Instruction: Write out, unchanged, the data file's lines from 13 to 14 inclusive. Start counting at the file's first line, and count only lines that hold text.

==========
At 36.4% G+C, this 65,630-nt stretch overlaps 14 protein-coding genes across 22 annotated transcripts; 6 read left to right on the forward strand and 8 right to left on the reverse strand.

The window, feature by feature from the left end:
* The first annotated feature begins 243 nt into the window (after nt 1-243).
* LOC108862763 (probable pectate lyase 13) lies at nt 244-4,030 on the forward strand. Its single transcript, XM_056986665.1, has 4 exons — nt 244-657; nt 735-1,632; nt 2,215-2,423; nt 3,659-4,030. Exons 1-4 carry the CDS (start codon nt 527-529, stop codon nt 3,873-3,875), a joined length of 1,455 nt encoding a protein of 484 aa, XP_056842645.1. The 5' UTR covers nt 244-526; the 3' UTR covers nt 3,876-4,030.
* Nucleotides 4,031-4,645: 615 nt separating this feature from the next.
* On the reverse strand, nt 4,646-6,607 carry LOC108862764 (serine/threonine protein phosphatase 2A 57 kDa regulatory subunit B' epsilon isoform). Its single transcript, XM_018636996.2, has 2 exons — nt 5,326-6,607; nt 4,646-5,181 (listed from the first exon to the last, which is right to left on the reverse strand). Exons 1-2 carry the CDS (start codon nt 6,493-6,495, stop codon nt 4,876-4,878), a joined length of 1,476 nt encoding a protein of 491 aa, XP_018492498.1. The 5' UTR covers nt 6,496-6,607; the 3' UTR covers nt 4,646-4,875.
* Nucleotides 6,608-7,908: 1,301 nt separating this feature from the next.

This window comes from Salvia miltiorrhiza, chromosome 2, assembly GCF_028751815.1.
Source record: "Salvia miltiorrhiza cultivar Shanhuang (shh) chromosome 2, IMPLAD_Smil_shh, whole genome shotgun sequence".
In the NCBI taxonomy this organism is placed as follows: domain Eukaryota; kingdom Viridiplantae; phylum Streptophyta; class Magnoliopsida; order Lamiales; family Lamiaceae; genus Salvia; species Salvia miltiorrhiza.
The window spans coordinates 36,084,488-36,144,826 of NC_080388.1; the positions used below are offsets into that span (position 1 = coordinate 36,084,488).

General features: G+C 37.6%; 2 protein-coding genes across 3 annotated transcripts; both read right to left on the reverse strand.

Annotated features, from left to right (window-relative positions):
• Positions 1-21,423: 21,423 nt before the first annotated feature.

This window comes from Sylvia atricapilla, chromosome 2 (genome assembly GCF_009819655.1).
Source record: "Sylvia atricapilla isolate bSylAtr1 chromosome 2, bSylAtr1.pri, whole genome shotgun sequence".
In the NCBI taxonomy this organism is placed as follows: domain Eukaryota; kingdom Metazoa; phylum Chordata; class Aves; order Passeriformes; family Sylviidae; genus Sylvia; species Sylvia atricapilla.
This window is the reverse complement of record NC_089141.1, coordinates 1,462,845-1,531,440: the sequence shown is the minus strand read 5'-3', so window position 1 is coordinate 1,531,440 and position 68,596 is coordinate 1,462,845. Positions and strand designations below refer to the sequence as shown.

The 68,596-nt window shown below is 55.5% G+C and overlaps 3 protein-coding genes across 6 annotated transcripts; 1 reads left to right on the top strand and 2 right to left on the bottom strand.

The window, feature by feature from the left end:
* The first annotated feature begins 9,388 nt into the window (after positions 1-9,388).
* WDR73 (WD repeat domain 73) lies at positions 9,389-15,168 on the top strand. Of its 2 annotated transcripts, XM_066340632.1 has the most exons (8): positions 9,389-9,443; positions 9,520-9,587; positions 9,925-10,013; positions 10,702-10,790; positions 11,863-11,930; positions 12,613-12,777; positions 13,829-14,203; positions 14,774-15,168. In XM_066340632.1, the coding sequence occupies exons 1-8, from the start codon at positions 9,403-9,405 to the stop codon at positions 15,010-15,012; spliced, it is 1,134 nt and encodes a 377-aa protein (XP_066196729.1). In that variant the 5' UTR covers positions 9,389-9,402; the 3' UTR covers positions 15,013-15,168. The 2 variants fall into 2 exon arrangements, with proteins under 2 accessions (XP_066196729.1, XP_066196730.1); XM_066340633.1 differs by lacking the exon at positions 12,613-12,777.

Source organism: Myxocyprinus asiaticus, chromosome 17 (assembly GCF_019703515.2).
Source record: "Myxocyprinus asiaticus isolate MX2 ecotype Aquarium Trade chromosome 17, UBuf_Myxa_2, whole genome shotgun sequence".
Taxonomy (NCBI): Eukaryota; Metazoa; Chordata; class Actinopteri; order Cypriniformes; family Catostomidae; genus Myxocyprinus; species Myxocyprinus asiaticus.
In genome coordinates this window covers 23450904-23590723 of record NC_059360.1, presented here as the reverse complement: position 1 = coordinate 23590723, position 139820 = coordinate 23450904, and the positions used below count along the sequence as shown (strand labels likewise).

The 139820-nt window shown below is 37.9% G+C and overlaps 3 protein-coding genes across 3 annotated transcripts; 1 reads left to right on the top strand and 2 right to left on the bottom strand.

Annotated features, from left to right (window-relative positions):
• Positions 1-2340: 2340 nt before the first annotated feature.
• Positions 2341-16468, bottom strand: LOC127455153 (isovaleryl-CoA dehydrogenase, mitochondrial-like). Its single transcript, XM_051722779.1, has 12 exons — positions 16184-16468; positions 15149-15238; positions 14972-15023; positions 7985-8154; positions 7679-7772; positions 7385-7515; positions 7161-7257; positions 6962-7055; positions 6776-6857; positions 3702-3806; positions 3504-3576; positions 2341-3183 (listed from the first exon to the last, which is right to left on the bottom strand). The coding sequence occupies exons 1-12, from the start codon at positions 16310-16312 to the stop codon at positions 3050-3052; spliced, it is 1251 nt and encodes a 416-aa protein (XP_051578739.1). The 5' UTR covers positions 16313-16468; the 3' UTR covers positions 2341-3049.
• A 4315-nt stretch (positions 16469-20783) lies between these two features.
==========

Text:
Annotated features, from left to right (window-relative positions):
• Positions 1-21,423: 21,423 nt before the first annotated feature.